Vulnerability to Psychological Issue among the COVID-19 Quarantine in Manipur: A Preliminary Study

International Journal of Medical Research & Health Sciences (IJMRHS)
ISSN: 2319-5886 Indexed in: ESCI (Thomson Reuters)

Research - International Journal of Medical Research & Health Sciences ( 2021) Volume 10, Issue 10

Vulnerability to Psychological Issue among the COVID-19 Quarantine in Manipur: A Preliminary Study

Miranda Yendrembam1*, Pampak Khumukcham2, Athokpam Ranita Devi3, Henry Konjengbam1, Sanjenbam Yaiphaba Meitei1 and Arundhati Devi Maibam4
1Department of Anthropology, Manipur University, Imphal, Manipur, India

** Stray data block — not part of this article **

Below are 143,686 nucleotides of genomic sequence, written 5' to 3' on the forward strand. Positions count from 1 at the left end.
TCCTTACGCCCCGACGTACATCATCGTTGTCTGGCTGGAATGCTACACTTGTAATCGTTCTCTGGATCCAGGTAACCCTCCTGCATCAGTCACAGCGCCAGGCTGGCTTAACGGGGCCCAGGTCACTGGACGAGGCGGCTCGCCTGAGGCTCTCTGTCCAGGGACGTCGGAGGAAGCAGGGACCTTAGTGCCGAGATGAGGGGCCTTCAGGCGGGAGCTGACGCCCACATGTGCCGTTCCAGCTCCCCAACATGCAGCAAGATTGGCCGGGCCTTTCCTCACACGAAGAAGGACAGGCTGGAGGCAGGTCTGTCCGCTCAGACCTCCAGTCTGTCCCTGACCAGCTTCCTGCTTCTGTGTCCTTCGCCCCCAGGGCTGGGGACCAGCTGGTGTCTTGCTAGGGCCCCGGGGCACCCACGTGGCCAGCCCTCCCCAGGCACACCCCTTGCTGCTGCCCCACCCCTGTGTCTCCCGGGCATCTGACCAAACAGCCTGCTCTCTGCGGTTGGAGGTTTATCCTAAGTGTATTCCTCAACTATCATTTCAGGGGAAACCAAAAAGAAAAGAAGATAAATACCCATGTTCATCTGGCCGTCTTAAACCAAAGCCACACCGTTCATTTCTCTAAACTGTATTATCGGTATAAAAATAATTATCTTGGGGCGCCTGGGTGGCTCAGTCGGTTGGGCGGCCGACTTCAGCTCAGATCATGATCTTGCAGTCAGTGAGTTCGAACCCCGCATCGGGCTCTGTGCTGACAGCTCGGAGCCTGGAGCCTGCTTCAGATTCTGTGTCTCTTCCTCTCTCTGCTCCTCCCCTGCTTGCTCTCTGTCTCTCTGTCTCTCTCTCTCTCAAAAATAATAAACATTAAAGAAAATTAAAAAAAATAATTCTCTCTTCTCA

2Department of Clinical Psychology, Regional Institute of Medical Sciences, Imphal, Manipur, India
3National Mental Health Programme (NMHP), Directorate of Health Services, Manipur, India
4Department of Anthropology, DM College of Sciences, Imphal, Manipur, India
*Corresponding Author:
Miranda Yendrembam, Department of Anthropology, Manipur University, Imphal, Manipur, India, Email:

Received: 28-Sep-2021 Accepted Date: Oct 22, 2021 ; Published: 29-Oct-2021, DOI: O